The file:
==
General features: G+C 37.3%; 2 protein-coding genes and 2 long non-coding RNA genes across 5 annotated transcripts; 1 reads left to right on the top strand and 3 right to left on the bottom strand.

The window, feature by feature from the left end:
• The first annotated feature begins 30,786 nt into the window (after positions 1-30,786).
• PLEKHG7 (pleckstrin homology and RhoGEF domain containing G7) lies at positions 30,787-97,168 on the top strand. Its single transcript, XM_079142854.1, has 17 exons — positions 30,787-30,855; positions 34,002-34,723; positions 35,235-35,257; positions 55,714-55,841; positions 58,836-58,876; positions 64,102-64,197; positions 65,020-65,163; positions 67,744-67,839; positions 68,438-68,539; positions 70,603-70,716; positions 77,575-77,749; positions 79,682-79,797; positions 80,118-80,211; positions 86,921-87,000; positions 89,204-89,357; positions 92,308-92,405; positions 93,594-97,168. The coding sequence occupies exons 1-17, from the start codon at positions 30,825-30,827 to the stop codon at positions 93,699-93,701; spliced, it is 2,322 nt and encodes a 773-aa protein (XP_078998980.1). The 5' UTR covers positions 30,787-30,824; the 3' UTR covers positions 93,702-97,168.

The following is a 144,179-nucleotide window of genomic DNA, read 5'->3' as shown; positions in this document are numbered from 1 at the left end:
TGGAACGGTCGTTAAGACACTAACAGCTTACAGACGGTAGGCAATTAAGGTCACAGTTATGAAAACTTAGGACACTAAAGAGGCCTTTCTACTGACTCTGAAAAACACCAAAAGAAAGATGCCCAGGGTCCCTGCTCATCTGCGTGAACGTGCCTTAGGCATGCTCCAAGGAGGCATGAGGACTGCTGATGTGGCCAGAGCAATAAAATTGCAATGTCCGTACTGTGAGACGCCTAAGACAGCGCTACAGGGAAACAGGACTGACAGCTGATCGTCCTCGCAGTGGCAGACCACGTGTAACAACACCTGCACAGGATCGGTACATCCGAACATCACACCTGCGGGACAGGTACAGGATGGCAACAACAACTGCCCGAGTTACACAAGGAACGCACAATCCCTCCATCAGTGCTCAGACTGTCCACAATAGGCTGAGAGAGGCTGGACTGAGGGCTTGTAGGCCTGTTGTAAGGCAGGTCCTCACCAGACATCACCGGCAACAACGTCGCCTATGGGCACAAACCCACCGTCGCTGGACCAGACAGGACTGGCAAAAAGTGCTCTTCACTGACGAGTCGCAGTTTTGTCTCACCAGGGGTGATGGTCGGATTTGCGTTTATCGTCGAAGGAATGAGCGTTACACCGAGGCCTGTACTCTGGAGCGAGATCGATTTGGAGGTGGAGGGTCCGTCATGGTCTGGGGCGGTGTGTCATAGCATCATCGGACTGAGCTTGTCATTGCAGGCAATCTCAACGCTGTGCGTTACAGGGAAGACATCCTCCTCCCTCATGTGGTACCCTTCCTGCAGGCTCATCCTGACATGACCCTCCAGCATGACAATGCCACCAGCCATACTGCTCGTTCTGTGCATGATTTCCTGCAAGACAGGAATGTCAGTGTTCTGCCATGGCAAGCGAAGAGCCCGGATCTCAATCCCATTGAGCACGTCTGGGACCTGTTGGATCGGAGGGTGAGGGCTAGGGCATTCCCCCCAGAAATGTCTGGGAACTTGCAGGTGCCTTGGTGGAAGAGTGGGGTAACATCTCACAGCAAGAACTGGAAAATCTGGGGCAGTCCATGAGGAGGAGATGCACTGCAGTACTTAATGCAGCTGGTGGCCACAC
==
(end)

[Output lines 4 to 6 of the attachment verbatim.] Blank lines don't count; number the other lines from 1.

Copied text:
• PLEKHG7 (pleckstrin homology and RhoGEF domain containing G7) lies at positions 30,787-97,168 on the top strand. Its single transcript, XM_079142854.1, has 17 exons — positions 30,787-30,855; positions 34,002-34,723; positions 35,235-35,257; positions 55,714-55,841; positions 58,836-58,876; positions 64,102-64,197; positions 65,020-65,163; positions 67,744-67,839; positions 68,438-68,539; positions 70,603-70,716; positions 77,575-77,749; positions 79,682-79,797; positions 80,118-80,211; positions 86,921-87,000; positions 89,204-89,357; positions 92,308-92,405; positions 93,594-97,168. The coding sequence occupies exons 1-17, from the start codon at positions 30,825-30,827 to the stop codon at positions 93,699-93,701; spliced, it is 2,322 nt and encodes a 773-aa protein (XP_078998980.1). The 5' UTR covers positions 30,787-30,824; the 3' UTR covers positions 93,702-97,168.

The following is a 144,179-nucleotide window of genomic DNA, read 5'->3' as shown; positions in this document are numbered from 1 at the left end:
TGGAACGGTCGTTAAGACACTAACAGCTTACAGACGGTAGGCAATTAAGGTCACAGTTATGAAAACTTAGGACACTAAAGAGGCCTTTCTACTGACTCTGAAAAACACCAAAAGAAAGATGCCCAGGGTCCCTGCTCATCTGCGTGAACGTGCCTTAGGCATGCTCCAAGGAGGCATGAGGACTGCTGATGTGGCCAGAGCAATAAAATTGCAATGTCCGTACTGTGAGACGCCTAAGACAGCGCTACAGGGAAACAGGACTGACAGCTGATCGTCCTCGCAGTGGCAGACCACGTGTAACAACACCTGCACAGGATCGGTACATCCGAACATCACACCTGCGGGACAGGTACAGGATGGCAACAACAACTGCCCGAGTTACACAAGGAACGCACAATCCCTCCATCAGTGCTCAGACTGTCCACAATAGGCTGAGAGAGGCTGGACTGAGGGCTTGTAGGCCTGTTGTAAGGCAGGTCCTCACCAGACATCACCGGCAACAACGTCGCCTATGGGCACAAACCCACCGTCGCTGGACCAGACAGGACTGGCAAAAAGTGCTCTTCACTGACGAGTCGCAGTTTTGTCTCACCAGGGGTGATGGTCGGATTTGCGTTTATCGTCGAAGGAATGAGCGTTACACCGAGGCCTGTACTCTGGAGCGAGATCGATTTGGAGGTGGAGGGTCCGTCATGGTCTGGGGCGGTGTGTCATAGCATCATCGGACTGAGCTTGTCATTGCAGGCAATCTCAACGCTGTGCGTTACAGGGAAGACATCCTCCTCCCTCATGTGGTACCCTTCCTGCAGGCTCATCCTGACATGACCCTCCAGCATGACAATGCCACCAGCCATACTGCTCGTTCTGTGCATGATTTCCTGCAAGACAGGAATGTCAGTGTTCTGCCATGGCAAGCGAAGAGCCCGGATCTCAATCCCATTGAGCACGTCTGGGACCTGTTGGATCGGAGGGTGAGGGCTAGGGCATTCCCCCCAGAAATGTCTGGGAACTTGCAGGTGCCTTGGTGGAAGAGTGGGGTAACATCTCACAGCAAGAACTGGAAAATCTGGGGCAGTCCATGAGGAGGAGATGCACTGCAGTACTTAATGCAGCTGGTGGCCACAC